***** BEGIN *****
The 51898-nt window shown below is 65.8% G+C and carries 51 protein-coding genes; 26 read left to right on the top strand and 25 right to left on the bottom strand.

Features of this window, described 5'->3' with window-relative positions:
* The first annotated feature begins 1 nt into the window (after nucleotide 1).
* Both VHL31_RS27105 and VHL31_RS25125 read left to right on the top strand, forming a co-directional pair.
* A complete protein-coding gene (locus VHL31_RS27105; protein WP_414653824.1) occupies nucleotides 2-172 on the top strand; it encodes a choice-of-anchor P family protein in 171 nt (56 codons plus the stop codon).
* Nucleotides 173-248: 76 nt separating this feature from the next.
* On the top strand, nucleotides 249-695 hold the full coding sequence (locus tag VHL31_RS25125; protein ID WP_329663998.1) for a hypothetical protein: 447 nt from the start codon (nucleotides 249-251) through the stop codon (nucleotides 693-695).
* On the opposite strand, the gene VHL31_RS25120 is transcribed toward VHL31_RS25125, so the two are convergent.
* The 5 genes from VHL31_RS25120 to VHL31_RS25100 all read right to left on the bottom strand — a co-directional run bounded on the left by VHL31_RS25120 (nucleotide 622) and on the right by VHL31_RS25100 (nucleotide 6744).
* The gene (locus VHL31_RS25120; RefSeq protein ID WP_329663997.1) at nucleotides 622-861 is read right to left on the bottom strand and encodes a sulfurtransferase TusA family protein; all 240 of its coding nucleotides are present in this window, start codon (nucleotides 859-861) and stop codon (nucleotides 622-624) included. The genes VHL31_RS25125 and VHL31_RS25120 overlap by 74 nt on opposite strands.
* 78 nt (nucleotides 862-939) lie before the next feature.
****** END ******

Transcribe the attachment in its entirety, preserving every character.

The 51898-nt window shown below is 65.8% G+C and carries 51 protein-coding genes; 26 read left to right on the top strand and 25 right to left on the bottom strand.

Features of this window, described 5'->3' with window-relative positions:
* The first annotated feature begins 1 nt into the window (after nucleotide 1).
* Both VHL31_RS27105 and VHL31_RS25125 read left to right on the top strand, forming a co-directional pair.
* A complete protein-coding gene (locus VHL31_RS27105; protein WP_414653824.1) occupies nucleotides 2-172 on the top strand; it encodes a choice-of-anchor P family protein in 171 nt (56 codons plus the stop codon).
* Nucleotides 173-248: 76 nt separating this feature from the next.
* On the top strand, nucleotides 249-695 hold the full coding sequence (locus tag VHL31_RS25125; protein ID WP_329663998.1) for a hypothetical protein: 447 nt from the start codon (nucleotides 249-251) through the stop codon (nucleotides 693-695).
* On the opposite strand, the gene VHL31_RS25120 is transcribed toward VHL31_RS25125, so the two are convergent.
* The 5 genes from VHL31_RS25120 to VHL31_RS25100 all read right to left on the bottom strand — a co-directional run bounded on the left by VHL31_RS25120 (nucleotide 622) and on the right by VHL31_RS25100 (nucleotide 6744).
* The gene (locus VHL31_RS25120; RefSeq protein ID WP_329663997.1) at nucleotides 622-861 is read right to left on the bottom strand and encodes a sulfurtransferase TusA family protein; all 240 of its coding nucleotides are present in this window, start codon (nucleotides 859-861) and stop codon (nucleotides 622-624) included. The genes VHL31_RS25125 and VHL31_RS25120 overlap by 74 nt on opposite strands.
* 78 nt (nucleotides 862-939) lie before the next feature.